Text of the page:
“Choa Phraya”, one of the largest works in the show, takes its name from the Choa Phraya River in Thailand, the main body of water that flows through Bangkok. Sonakul orchestrated a myriad of photos of the river taken at different times of day into a single piece that reveals a cascade of increasingly beautiful moments. As you study the photos they link aesthetically and associatively; you find sensate moments within our own memories that correspond to the characteristic of the water or the light in each photo.

Taona Sonakul, Choa Phraya, Gouttelette on canvas, 45 x 66 inches, 2.5 inch boarder on all sides, 2009 (All images courtesy Kathleen Cullen Fine Art)

Taona Sonakul, Choa Phraya, Gouttelette on canvas, 45 x 66 inches, 2.5 inch boarder on all sides, 2009 (All images courtesy Kathleen Cullen Fine Art)

Taona Sonakul’s work shares the magic found in observation of the everyday and invites us to always look as we investigate and experience our world. Her collages challenge the finality of the capture and place photography in a more interdisciplinary conversation. She reminds us that the photograph is as malleable as paint and simultaneously broadens the expectations of her medium for photographers and viewers alike.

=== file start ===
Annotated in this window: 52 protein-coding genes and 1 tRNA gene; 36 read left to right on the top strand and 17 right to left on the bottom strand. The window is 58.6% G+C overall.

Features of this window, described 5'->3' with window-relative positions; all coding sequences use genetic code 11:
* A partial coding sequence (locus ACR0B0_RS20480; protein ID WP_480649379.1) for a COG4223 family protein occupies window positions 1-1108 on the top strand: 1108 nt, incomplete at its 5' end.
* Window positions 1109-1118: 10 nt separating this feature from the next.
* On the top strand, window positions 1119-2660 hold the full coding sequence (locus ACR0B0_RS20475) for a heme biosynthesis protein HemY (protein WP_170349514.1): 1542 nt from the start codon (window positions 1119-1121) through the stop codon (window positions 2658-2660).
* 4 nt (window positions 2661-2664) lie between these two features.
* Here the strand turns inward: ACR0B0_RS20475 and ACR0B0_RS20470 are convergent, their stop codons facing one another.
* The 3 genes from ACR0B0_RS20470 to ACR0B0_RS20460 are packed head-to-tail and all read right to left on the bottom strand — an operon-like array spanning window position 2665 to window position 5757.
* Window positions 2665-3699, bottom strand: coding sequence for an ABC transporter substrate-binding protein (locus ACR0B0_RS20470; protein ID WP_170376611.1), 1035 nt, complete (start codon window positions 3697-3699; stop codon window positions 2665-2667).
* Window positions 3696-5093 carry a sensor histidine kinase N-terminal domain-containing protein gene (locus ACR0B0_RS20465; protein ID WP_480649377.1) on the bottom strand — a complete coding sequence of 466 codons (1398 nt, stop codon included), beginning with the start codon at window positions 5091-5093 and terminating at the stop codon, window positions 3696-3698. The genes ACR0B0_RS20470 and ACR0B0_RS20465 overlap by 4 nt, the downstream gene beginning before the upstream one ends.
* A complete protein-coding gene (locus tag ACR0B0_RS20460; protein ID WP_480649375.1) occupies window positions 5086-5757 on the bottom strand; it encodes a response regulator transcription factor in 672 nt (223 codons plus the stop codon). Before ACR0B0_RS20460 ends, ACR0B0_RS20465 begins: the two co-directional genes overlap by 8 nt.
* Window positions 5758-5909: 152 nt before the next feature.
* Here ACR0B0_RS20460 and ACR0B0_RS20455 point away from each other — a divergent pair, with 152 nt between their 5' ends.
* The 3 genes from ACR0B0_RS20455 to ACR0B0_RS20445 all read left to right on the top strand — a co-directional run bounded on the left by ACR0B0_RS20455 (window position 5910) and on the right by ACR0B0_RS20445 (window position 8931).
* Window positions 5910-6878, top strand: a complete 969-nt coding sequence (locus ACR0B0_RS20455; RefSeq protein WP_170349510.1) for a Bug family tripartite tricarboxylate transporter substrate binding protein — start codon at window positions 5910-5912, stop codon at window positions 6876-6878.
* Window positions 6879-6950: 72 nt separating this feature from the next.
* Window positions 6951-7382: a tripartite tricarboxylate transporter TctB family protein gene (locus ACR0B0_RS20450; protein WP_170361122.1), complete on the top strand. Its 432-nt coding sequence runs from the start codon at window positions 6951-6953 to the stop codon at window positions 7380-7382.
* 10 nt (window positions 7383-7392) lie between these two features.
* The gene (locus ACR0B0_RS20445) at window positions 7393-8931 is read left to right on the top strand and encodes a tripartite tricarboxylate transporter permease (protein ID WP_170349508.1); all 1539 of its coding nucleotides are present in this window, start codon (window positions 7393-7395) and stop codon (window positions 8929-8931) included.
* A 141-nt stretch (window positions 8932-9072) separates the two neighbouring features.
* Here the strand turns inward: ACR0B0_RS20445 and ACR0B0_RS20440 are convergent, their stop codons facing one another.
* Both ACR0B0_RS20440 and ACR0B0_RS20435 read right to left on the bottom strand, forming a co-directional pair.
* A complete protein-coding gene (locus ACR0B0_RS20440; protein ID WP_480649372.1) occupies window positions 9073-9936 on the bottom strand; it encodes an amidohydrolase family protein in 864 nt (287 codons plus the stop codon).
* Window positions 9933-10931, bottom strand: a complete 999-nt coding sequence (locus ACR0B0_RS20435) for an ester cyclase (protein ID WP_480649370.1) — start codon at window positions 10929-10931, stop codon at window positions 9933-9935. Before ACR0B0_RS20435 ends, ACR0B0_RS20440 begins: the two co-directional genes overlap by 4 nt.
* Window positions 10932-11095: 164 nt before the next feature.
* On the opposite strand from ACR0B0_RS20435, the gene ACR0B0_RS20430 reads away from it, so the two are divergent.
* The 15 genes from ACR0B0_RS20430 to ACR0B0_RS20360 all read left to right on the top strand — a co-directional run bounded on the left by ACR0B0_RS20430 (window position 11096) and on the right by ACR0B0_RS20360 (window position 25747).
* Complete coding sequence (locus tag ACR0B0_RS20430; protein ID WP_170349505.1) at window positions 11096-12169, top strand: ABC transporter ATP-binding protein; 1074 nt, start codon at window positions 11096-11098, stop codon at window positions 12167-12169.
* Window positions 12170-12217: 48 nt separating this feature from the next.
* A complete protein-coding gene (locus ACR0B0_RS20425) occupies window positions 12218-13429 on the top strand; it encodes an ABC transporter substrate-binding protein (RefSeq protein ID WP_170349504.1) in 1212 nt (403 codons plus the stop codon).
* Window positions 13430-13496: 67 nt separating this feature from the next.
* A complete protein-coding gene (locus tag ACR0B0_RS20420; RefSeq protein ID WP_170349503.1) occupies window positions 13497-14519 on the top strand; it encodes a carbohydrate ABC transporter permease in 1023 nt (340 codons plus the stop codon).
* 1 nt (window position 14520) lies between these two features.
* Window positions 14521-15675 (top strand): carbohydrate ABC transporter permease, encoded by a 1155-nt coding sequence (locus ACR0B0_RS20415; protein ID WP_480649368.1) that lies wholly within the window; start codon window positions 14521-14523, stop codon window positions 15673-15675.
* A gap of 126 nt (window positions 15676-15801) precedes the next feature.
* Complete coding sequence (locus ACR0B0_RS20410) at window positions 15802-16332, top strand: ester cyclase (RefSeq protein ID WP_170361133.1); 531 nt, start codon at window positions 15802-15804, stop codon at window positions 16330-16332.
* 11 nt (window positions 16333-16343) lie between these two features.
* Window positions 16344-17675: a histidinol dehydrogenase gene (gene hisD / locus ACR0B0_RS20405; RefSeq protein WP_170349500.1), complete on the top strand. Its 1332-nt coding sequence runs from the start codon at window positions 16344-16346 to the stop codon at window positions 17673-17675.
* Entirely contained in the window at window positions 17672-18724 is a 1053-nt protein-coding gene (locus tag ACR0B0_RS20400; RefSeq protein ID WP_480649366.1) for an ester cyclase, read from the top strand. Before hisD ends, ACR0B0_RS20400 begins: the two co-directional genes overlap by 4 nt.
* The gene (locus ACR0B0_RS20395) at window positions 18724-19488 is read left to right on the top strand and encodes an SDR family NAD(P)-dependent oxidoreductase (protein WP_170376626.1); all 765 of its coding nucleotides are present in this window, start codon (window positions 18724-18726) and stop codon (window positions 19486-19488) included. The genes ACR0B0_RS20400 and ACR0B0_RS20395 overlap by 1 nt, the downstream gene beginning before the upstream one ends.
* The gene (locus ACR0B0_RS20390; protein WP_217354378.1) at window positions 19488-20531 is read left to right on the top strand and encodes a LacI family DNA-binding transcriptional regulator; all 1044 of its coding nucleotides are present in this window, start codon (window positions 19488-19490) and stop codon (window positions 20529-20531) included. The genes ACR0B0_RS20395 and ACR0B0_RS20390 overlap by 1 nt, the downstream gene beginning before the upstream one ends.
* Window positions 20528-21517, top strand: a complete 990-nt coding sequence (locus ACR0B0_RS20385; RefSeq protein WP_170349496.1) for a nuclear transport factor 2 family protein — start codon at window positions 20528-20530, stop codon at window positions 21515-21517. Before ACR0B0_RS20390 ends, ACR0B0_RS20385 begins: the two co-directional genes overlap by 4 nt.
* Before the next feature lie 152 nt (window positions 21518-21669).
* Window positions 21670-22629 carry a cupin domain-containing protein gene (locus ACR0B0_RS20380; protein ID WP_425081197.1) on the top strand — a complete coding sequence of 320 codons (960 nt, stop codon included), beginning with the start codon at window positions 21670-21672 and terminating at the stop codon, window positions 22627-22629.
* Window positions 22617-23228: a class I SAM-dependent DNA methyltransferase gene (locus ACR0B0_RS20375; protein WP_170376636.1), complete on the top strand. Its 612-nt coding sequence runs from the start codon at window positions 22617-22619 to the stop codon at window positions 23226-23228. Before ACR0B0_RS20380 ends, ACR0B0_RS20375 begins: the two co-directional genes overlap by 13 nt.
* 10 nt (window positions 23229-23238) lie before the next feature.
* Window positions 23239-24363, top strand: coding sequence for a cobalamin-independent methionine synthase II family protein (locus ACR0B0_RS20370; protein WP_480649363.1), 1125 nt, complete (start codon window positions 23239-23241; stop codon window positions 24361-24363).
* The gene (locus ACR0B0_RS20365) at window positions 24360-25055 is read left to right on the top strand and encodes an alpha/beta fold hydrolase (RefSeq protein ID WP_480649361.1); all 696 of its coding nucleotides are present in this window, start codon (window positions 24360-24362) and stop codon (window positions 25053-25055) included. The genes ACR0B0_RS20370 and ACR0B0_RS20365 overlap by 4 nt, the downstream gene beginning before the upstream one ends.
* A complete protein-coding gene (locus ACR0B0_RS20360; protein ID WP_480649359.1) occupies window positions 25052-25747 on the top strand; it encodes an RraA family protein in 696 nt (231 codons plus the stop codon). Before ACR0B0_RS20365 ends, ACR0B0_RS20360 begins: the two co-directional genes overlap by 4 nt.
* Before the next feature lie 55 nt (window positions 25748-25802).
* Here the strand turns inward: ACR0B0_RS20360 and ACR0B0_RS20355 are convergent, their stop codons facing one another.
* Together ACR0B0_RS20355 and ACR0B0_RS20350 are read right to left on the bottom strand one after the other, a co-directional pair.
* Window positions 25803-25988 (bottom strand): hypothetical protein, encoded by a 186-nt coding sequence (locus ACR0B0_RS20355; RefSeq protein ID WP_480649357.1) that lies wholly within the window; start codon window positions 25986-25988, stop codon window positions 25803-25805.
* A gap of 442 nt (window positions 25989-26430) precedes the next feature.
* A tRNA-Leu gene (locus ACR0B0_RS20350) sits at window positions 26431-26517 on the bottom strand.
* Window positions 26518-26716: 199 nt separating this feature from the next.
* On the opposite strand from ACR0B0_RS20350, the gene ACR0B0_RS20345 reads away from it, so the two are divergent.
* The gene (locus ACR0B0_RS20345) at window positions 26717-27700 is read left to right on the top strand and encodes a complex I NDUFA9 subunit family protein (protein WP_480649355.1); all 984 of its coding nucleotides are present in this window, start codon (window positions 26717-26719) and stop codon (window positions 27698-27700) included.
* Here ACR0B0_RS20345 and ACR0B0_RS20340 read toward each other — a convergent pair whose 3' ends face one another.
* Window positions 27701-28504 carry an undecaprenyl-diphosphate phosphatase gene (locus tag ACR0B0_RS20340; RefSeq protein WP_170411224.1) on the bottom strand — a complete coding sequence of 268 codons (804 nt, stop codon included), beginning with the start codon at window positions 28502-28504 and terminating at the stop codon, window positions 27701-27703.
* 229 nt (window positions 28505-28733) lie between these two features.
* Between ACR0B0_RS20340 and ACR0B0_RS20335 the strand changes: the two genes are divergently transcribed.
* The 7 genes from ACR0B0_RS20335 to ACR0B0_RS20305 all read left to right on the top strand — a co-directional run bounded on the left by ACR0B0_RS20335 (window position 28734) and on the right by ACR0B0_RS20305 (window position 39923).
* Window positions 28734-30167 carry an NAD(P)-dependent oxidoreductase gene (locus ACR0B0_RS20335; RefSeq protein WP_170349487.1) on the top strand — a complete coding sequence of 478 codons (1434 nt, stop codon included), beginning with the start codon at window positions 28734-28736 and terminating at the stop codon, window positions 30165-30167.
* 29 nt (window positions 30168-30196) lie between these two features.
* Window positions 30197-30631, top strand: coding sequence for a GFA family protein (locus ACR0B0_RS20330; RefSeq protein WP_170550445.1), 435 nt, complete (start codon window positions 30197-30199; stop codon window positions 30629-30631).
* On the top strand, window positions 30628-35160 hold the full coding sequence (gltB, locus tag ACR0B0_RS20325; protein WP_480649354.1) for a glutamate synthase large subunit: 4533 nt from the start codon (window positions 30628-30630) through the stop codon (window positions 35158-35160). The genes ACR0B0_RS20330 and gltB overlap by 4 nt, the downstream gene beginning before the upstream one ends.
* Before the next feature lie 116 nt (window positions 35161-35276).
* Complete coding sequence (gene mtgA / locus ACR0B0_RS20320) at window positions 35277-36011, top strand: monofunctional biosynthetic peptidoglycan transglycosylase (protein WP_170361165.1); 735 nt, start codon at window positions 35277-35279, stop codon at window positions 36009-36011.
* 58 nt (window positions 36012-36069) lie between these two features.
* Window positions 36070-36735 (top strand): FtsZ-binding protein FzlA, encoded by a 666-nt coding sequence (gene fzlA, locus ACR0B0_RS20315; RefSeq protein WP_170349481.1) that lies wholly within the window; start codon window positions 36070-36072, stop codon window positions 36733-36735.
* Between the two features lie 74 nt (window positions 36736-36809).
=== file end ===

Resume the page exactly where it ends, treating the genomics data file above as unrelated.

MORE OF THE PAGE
Alice Neel: Late Portaits & Still Lifes installation shot. (Courtesy of David Zwirner Gallery ©)

Alice Neel: Late Portaits & Still Lifes installation shot. (Courtesy of David Zwirner Gallery ©)

Currently on view at David Zwirner 
May 4 – June 23, 2012

by Lily Koto Olive

Stepping into the Alice Neel exhibition currently on view at David Zwirner felt like I had entered directly into the artist’s psyche and memory banks. The show is sparsely hung with selections from the late artists estate, most being portraits of her friends and cohorts made between 1964 and 1983; the last two decades of Neel’s life as a painter in NYC. Read More

Review of Ken Johnson’s Are You Experienced? How Psychedelic Consciousness Transformed Modern Art (Prestel, 2011)

by Lily Koto Olive 

Originally published by The Brooklyn Rail, March 2012, http://www.brooklynrail.org/2012/03/art_books/margaret-evangeline-shooting-through-the-looking-glass 

Are You Experienced? How Psychedelic Consciousness Transformed Modern Art (Prestel, 2011)